Trust me, when I criticize pro-choice cis feminism, it ain’t because I don’t believe in the bodily autonomy of folks who can get pregnant. I do not deny that one of the ways women can be oppressed is by legislating what they can or can’t do with their pregnancies (another strawman propped in the aforementioned Reddit thread is characterizing critics of cis feminism as “denying reproductive oppression”). Organizing around these legislative activities is vital.

It does not mean reproductive oppression only affects cis women, and no, I’m not talking about obligatory child support from cis men. It’s not like cis women have anything to lose when they acknowledge that trans men can get pregnant or that many trans folk regardless of identity are required to be sterilized before they can have their ID updated. As I said earlier, if rapists aren’t thinking about trans women and that is how you organize your response, you are simply continuing to “not think” about trans women.

Examples of pro-choice commentary that succeeds in addressing my criticism:

“Get your rosaries off my ovaries.”

“My body, my choice.”

“If I want the government/church in my body I’d fuck a Senator/Priest.”

The counter-point is that legislators aren’t thinking of trans men/people when they legislate against abortion. My response to that has already been said: The targets may be cis women, but trans people are still collateral damage. Sure, you can choose not to acknowledge that damage, but I challenge you to own up to it and at least admit you don’t care. That way you won’t be taking hours and money from pro-choice trans volunteers because we know in advance you’ll turn around and fuck off the moment we ask for help in return (another CN for TERFy abuse concerning that link).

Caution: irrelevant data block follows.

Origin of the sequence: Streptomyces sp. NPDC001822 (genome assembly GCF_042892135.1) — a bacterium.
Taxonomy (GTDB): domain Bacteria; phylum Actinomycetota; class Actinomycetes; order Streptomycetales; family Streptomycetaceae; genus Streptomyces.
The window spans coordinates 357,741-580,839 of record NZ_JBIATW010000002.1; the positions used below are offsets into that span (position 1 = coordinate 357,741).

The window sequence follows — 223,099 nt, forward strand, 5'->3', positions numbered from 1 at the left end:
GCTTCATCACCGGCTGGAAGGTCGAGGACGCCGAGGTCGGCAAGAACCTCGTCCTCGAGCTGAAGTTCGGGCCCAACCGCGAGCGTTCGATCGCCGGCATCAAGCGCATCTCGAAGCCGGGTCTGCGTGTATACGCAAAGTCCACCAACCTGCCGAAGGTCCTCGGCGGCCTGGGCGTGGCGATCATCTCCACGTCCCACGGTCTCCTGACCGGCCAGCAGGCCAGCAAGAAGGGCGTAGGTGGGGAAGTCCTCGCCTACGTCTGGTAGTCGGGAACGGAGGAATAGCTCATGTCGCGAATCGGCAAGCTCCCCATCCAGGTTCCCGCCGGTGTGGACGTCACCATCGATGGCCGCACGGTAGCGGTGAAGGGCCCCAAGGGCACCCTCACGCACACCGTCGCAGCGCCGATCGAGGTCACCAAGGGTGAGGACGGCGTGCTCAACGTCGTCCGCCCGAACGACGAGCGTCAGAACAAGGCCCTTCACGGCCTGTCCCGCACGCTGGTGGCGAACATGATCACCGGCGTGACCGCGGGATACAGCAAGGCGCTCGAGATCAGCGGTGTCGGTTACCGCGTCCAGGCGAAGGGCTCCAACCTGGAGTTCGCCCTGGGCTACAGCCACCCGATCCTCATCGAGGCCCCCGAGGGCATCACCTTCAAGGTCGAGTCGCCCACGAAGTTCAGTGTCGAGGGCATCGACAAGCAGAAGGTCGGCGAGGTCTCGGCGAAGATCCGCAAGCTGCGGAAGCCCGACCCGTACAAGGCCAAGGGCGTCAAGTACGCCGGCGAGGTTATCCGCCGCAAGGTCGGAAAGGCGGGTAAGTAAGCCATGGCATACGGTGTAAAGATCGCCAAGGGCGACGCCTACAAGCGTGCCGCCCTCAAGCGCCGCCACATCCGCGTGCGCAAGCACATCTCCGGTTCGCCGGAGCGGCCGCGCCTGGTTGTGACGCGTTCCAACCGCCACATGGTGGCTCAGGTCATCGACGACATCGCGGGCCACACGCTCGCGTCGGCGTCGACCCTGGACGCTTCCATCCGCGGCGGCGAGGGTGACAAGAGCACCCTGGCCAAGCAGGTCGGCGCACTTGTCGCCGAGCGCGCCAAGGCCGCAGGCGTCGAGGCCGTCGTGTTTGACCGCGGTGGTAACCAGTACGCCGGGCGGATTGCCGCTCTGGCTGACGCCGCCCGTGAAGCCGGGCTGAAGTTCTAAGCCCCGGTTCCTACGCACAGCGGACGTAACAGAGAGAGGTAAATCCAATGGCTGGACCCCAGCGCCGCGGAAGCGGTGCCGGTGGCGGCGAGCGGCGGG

Yes, racial justice advocates have damn well earned their right to be salty. “I’ll see you nice ladies at the next BLM?” was a powerful statement that illustrated something: Law enforcement policy started by Republicans and not-repealed by Democrats has been a repeated demonstration of anti-democratic principles. The USA has always been a police state to people of colour and it’s been worse since Nixon. If you’re only now concerned because the Trump administration is signalling that it’ll be less picky about who it brutalizes, then women of colour have a damn good point to make: Where the fuck have y’all been?

Water Protectors have had their limbs blown off by “stun” grenades and shot with water in freezing temperatures. They’ve had medics blocked from accessing their camps. They’ve been pepper sprayed and attacked by dogs. And now there’s a fucking missile launcher parked on top of a hill at Standing Rock. No big deal, apparently.

BLM orchestrated hundreds of peaceful marches and were met with rubber bullets, tear gas, police brutality, trumped up charges and kangaroo courts. Then they were constantly demonized in the media, as though expecting murderers in uniform to be accountable is an outrageous demand.

Black people have been charged with drug-related conspiracy crimes, many of which come with life sentences, for having the audacity to exist within 50 meters of a drug deal. There are literally women in prison for life, right now, convicted for existing in the proximity of drug crime.